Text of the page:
Could hybrid beef-in-rice be the next big alt protein?

In an effort to combat the environmental and ethical impacts of industrial agriculture, Korean scientists have recently added an interesting dish to the growing list of alt proteins, such as lab-grown chicken or cricket-derived edibles. Their new recipe – cultured beef rice!

By growing animal muscle and fat cells inside rice grains, scientists at Yonsei University, South Korea have developed what they are calling a hybrid meat rice. The method, presented February 14 in the journal Matter [1], results in a nutritious and flavourful hybrid food that, once commercialized, could offer a more affordable protein alternative with a smaller carbon footprint.

“Imagine obtaining all the nutrients we need from cell-cultured protein rice,” said first author Sohyeon Park, who conducted the study under the guidance of corresponding author Jinkee Hong at Yonsei University, South Korea. “Rice already has a high nutrient level, but adding cells from livestock can further boost it.”

In animals, biological scaffolds help guide and support the cells’ three-dimensional growth to form tissue and organs. To cultivate cell-cultured meat, the team mimicked this cellular environment – using rice. Rice grains are porous and have organized structures, providing a solid scaffold to house animal-derived cells in the nooks and crannies. Certain molecules found in rice can also nourish and promote the growth of these cells, making rice an ideal platform.

The team first coated rice with fish gelatin, a safe and edible ingredient that helps cells latch onto the rice better. Cow muscle and fat stem cells were then seeded into the rice and left to culture in the petri dish for 9 to 11 days. The harvested final product is a cell-cultured beef rice with main ingredients that meet food safety requirements and have a low risk of triggering food allergies.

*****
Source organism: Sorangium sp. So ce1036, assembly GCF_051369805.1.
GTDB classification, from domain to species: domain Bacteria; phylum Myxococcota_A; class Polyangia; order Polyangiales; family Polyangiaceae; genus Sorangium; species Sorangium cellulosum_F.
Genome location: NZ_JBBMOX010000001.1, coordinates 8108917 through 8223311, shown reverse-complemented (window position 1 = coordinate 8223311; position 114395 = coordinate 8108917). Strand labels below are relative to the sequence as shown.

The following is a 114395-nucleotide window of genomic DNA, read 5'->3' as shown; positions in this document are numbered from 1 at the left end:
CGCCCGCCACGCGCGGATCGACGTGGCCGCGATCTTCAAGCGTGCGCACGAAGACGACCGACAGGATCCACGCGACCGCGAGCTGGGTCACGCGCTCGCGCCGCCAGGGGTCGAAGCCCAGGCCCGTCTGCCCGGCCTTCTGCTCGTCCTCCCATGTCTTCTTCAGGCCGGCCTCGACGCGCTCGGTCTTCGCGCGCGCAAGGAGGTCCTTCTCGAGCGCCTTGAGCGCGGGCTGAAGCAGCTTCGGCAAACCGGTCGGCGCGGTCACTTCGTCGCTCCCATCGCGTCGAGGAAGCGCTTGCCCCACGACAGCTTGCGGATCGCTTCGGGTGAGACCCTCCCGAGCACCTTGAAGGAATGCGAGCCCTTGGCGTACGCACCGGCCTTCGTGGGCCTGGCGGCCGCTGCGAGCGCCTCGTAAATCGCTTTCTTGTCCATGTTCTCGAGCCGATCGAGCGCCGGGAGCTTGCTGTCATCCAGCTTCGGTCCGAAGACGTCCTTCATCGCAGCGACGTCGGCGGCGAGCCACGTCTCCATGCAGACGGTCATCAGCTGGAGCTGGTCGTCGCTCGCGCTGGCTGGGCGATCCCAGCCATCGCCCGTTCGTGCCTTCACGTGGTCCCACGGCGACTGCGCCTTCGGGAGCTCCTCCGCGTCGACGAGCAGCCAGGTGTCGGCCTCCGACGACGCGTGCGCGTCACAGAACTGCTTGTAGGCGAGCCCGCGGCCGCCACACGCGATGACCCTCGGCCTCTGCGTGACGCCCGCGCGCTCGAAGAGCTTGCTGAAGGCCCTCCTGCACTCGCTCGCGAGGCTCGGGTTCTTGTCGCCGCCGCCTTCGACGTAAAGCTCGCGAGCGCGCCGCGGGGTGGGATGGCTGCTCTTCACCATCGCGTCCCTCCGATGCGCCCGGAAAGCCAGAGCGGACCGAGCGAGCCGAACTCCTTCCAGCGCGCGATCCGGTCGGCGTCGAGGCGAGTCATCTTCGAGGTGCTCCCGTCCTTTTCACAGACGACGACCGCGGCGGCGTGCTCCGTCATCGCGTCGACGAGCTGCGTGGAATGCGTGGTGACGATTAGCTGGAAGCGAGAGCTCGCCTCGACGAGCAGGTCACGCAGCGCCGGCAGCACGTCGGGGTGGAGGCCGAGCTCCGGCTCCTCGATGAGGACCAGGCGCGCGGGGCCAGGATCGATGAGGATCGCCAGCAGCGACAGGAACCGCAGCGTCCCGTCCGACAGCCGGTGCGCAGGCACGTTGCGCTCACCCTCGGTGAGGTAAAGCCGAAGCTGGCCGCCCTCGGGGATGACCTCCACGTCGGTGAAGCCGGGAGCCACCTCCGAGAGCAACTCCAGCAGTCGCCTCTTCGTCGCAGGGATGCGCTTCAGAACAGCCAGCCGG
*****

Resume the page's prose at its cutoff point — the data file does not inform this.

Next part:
Characteristics of cultured beef rice

To characterize the hybrid beef rice, the researchers steamed it and performed various food industry analyses, including nutritional value, odour, and texture. The findings revealed that hybrid rice has 8% more protein and 7% more fat than regular rice. Compared to the typical sticky and soft texture, the hybrid rice was firmer and more brittle. Hybrid rice with higher muscle content had beef- and almond-related odour compounds, while those with higher fat content had compounds corresponding to cream, butter, and coconut oil.

“We usually obtain the protein we need from livestock, but livestock production consumes a lot of resources and water and releases a lot of greenhouse gas,” Park noted. The team’s product has a significantly smaller carbon footprint at a fraction of the price.

Given that the hybrid meat rice has low food safety risks and a relatively easy production process, the team is optimistic about commercializing the product. But before the rice makes its way to our stomachs, the team plans to create better conditions in the rice grain for both muscle and fat cells to thrive, which can further boost the nutritional value.

“I didn’t expect the cells to grow so well in the rice,” said Park. “Now I see a world of possibilities for this grain-based hybrid food. It could one day serve as food relief for famine, military ration, or even space food.”


1. Park et. al. “Rice grains integrated with animal cells: A Shortcut to a Sustainable Food System.” Matter. February 14, 2024.